As an entrepreneur, it’s never too early to start selling yourself and your idea. I hear lots of excuses from startup founders, like “I’m too busy,” concern over IP security, can’t afford an agency, and it’s too early. The result is they get no feedback, no credibility, no visibility, and no investors until months later than they expect.
I’m definitely not lobbying here for promising things you can’t deliver, or hiring a publicist before your first programmer. I’m talking about doing some real networking to test your elevator pitch, and get to know some potential investors before you ask them for money. How about talking to some real customers to see if they are as excited about your idea as you are?
You don’t need an agency and you don’t want a third party to be involved at this point. You need to do it yourself. Here is a list of ways that you can use public relations to benefit your startup, even before it is started:
- Make yourself a spokesman for your domain. Start writing a blog, speaking at local groups, and conversing at networking meetings about the need you see in the marketplace, before you pitch a solution. People will soon see you as an “expert” on solar power, as an example, so your later solar power offering will have credibility by default.
- Practice your message. Publicists always tell you to stick to the crafted message, which was probably wrong anyway. If you start early, you can improve your message with every cycle, until you have an elevator pitch for your startup that resonates with the right people.
- Even bad coverage is better than no coverage. It’s better to push the limits, or be a bit controversial, than not to be visible at all. Because of human nature, controversy gets people’s attention much more quickly than total agreement. People forget your early mistakes if they haven’t bought your product yet.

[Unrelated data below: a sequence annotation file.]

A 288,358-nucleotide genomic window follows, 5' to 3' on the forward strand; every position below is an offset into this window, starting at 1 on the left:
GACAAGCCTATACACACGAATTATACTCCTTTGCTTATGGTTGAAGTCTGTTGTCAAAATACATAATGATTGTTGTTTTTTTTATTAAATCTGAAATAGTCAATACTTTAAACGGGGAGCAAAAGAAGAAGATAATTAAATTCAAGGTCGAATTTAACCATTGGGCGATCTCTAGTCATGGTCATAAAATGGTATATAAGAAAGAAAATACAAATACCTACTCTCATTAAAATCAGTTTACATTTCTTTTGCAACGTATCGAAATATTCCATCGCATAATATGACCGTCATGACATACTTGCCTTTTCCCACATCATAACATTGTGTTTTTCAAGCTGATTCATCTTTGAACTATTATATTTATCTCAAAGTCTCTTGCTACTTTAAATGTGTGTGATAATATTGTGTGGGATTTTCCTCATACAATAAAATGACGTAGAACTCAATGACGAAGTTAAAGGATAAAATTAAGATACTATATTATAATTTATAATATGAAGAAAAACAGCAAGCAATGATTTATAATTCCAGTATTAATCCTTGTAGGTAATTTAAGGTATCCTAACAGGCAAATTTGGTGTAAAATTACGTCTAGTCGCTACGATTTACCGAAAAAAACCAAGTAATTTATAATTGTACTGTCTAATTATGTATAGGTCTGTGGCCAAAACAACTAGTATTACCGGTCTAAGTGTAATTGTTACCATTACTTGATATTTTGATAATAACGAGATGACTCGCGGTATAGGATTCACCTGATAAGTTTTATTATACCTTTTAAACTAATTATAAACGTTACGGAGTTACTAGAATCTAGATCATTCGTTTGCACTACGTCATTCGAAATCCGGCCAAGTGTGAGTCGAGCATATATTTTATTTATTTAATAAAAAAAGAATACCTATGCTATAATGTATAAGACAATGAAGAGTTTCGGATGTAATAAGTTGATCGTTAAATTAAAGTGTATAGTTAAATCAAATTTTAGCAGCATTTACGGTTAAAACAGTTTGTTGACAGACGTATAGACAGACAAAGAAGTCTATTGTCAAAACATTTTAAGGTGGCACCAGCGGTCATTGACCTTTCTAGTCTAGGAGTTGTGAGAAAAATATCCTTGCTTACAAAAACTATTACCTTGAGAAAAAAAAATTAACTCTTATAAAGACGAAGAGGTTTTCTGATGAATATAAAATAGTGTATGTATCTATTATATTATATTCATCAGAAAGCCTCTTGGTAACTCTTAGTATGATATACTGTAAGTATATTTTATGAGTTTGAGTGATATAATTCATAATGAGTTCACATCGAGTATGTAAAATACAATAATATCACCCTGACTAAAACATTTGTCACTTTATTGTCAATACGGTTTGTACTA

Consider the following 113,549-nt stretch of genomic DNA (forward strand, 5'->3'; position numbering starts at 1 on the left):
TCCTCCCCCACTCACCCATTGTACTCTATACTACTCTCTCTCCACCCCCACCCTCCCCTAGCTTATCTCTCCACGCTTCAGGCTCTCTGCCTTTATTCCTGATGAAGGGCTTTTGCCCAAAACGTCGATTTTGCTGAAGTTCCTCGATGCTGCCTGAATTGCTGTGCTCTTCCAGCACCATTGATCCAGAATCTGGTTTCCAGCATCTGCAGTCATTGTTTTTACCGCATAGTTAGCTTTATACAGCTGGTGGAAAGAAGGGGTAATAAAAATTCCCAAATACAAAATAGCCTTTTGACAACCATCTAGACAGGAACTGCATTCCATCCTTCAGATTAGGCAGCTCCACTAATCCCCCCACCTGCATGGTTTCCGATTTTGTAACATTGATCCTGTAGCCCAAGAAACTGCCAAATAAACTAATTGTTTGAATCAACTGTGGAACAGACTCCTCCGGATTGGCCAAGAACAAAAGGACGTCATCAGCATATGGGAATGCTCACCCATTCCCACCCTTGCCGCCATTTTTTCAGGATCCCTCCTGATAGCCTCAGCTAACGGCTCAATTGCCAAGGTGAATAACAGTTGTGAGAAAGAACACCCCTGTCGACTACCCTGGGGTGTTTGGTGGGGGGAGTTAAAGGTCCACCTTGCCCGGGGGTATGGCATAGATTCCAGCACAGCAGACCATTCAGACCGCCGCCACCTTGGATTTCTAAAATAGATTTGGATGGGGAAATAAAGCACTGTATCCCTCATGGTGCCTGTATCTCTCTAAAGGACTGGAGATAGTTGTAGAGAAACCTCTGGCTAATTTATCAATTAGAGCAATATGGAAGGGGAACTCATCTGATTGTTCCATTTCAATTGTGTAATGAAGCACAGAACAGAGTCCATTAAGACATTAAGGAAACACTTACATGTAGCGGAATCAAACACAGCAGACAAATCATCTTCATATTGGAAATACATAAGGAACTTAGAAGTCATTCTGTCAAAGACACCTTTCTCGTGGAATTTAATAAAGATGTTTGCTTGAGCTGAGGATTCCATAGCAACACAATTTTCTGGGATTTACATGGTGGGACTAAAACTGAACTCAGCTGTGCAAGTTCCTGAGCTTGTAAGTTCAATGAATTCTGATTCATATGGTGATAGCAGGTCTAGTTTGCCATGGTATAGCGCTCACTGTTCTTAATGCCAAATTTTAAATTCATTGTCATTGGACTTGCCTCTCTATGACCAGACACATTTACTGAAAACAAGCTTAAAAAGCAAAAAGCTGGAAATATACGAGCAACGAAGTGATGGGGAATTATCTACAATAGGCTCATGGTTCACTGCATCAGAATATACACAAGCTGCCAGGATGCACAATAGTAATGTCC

- Be unabashedly aggressive. Don’t wait for journalists to find you; they all publish their email addresses, and they’re looking for something interesting to write. Give it to them. Start forum discussions on LinkedIn and Facebook, and send out regular tweets on your direction. Comment on other people’s blogs, as well as writing your own.
- Hand out memorable business cards. When you leave your business card with another person, your memory and impact is tied to that piece of paper. Make it professional and unique, with a visual image that conveys your message, even without the words.
- Keep in touch with your audience. One networking introduction will likely not leave a lasting impression. Be sure to follow-up with key people by writing thank-you emails, asking for a personal meeting over coffee, or adding them to your monthly newsletter distribution.
At any point, hiring a professional to generate your PR may be well worth the cost, but it’s not required. Try to think like a reporter, editor, or producer, analyze their audience, and come up with “the hook.” Don’t forget your personal story as a possible hook – what you have overcome or left behind, and why you decided to become an entrepreneur.
Perhaps your product or idea addresses a social issue or event. If the hook isn’t obvious, create one by orchestrating an event, holding a contest, or donating something to charity. The earlier and more you learn about marketing, the more effective you will be later. In a startup, you are the brand. Start building it now.